In Skargakar, dragons are a way of life. Their uses are endless: food, clothing, weapons, pets, etc. They are so essential to the community that people called drachenjagers build giant airships to hunt them in the Cloudmere – a vast area above the clouds where dragons preside. It is a dangerous job, but the successful dragon hunters are awarded with fame and fortune.
Lian is the son of a well-known (and now retired) drachenjager, though his father never really talks about his exploits. He has never really considered getting into the business himself, as he maintains a decent life carving kyrillian crystals which are used to power the airships. One day Lian finds himself in a bit of trouble and has to leave town immediately. His life depends on it. So, he boards the next airship headed for the Cloudmere and decides to try his hand at dragon hunting. It is better than staying and being hunted himself.
It does not take long for Lian to regret his decision, as it turns out the captain of the ship is an extremist. He has one goal in mind: revenge. He has been searching the depths of the Cloudmere to find the ancient Gargantuan, a Black Leviathan that destroyed his crew (one of which was his wife) decades ago.
Lian finds himself caught on a wild ride through the Cloudmere. In the adventure of a lifetime he visits other worlds, meets new peoples, and hunts dragons. Will they find the Black Leviathan and live to tell the tale? Lian’s fate depends on it.
If you like dragons, Black Leviathan is the book for you. It is the most atmospheric story about the giant beasts I have ever encountered (though The Summer Dragon by Todd Lockwood has something to say about that), and it starts with the cover. It features a giant, indigo-colored dragon enormously looming over a pint-sized person (by comparison), who I think it is safe to assume is Lian (the main character). The dragon’s menacing demeanor in this scene foreshadowing a confrontation drew me in immediately, and it really set the mood for the rest of the book. If you know me, you know how important covers are to me. When I begin reading a book the depiction on the cover sticks with me throughout, and it can mean the difference between merely enjoying the story and being engrossed in it. Black Leviathan‘s cover effectively accomplishes this task.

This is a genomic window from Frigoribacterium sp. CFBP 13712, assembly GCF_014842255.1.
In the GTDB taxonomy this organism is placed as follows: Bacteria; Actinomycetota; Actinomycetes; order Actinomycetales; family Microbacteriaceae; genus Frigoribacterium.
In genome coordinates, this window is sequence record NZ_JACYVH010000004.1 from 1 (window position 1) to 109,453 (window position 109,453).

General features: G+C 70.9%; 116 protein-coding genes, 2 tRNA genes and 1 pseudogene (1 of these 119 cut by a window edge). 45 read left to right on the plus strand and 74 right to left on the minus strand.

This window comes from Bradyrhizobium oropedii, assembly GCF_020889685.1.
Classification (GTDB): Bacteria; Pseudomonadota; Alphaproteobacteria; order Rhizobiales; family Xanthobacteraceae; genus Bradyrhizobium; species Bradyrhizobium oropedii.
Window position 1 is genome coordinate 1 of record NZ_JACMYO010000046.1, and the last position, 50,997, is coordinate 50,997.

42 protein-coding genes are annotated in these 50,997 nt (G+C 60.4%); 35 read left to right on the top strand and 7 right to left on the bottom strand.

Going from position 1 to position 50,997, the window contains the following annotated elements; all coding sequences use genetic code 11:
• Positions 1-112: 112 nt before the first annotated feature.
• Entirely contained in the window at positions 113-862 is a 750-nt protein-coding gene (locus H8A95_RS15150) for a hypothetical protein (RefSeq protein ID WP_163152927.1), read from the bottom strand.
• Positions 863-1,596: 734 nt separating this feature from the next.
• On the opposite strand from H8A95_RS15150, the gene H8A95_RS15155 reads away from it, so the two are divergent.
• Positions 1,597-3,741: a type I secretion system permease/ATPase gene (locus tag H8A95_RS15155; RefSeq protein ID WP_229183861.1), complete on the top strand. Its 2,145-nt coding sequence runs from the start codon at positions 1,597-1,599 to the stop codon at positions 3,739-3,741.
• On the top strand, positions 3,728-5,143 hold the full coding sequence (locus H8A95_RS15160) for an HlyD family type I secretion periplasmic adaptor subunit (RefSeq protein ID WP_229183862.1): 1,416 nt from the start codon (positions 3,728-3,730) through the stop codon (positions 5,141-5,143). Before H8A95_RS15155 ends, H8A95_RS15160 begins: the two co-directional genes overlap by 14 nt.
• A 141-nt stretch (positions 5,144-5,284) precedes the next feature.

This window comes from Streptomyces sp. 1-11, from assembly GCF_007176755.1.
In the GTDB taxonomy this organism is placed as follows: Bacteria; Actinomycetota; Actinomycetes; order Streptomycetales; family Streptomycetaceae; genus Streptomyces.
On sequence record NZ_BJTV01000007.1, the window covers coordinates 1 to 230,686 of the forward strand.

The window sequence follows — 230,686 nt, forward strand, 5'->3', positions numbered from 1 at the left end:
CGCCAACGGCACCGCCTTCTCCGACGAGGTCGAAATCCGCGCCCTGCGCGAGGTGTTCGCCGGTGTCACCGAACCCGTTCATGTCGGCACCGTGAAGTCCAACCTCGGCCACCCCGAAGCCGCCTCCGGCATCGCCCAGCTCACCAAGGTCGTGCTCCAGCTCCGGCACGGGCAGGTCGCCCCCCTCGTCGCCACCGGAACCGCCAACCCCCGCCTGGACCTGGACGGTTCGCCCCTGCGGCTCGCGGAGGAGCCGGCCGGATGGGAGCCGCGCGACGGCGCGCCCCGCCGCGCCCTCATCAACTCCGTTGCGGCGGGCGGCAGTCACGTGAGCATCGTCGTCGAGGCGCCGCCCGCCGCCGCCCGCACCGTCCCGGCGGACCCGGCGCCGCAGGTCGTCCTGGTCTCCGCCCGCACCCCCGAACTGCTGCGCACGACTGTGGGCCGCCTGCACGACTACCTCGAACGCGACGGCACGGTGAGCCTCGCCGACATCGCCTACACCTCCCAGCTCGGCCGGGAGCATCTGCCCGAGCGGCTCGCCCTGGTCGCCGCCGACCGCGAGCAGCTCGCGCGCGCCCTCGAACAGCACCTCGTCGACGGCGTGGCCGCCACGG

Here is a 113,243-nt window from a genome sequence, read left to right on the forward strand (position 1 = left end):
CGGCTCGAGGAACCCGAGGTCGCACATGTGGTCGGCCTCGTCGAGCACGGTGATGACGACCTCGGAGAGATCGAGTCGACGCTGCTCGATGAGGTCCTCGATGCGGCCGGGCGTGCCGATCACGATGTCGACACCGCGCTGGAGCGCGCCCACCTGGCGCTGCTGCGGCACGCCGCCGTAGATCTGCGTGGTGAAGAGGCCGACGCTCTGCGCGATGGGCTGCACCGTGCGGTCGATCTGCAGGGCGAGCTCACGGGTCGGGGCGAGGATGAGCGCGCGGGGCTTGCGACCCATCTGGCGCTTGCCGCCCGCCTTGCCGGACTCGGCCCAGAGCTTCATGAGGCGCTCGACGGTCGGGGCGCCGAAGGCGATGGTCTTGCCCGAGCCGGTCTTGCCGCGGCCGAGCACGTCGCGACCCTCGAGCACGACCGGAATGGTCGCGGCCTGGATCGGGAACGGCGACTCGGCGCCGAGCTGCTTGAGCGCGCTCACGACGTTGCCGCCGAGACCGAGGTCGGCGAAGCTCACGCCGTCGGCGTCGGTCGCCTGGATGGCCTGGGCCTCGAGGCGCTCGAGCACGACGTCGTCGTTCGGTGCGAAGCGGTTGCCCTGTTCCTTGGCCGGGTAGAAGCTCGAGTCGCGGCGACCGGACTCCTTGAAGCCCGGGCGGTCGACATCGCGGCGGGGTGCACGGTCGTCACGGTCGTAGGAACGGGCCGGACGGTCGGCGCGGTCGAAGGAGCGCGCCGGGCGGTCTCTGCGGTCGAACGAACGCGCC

The encompassing ambiance does not stop there. Dragons are present throughout every part of the story. Dragon meat is sold in the market, dragon scales are used as armor and to protect ships, bones are used in building, skin for clothes, teeth and claw as weapons. Even commerce is dragon-based. The best dragon hunters are idolized and have the opportunity to return from their hunts with rare and valuable items that have the potential to make them rich. Lian works in a shop grinding kyrillian crystals, which contain magic that allow the airships to float. Dragons literally permeate the pores of society until they are dripping in dragon sweat. And I am so here for it.
The author is incredibly descriptive, as well. From Skargakar to the other stops the dragon hunters make, I could picture every building and stone on the street. I envision myself on an airship, the clouds below me, sky above, overcome with tension and fear and excitement at the prospect of running into a dragon. I was immersed in this world, and, honestly, I never wanted to leave.
The character set was really great, too, if a little trope-y. That is not a negative thing, as sometimes authors use the familiar to give the reader something to hold on to when venturing into new and distinctive places. Lian plays the role of the green rookie, learning on the job, running from his problems. There is a cranky, singularly-focused captain with a commander who has to talk him off the ledge constantly. The has an old friend on the ship who he has known most of his life, and they survived the last Gargantuan attack together. It is a recognizable crew, one you might find in any story about a ship – air, water, or otherwise.
I would have liked to see a little more story development in certain areas. For instance, en route to the Cloudmere the ship makes a stop in another city. This would have been a great opportunity for a fun, character building side adventure; instead, the author hints at an exploit, but then Lian and his friend have kind of a boring night and ship back out first thing in the morning. The other aspect of the story I would have loved to have had more of was history. As a reader, I could tell there is so much more to the past than we see in this book. This is just the tip of the iceberg, and I wish the author would have jumped a little further into the deep end.
Overall, I absolutely loved Black Leviathan. It is immersive, unique, and incredibly satisfying. I would compare it to The Bone Ships meets How to Train Your Dragon (though not in a Young Adult way). Highly recommended for all fantasy readers, and even more highly recommend for dragon lovers.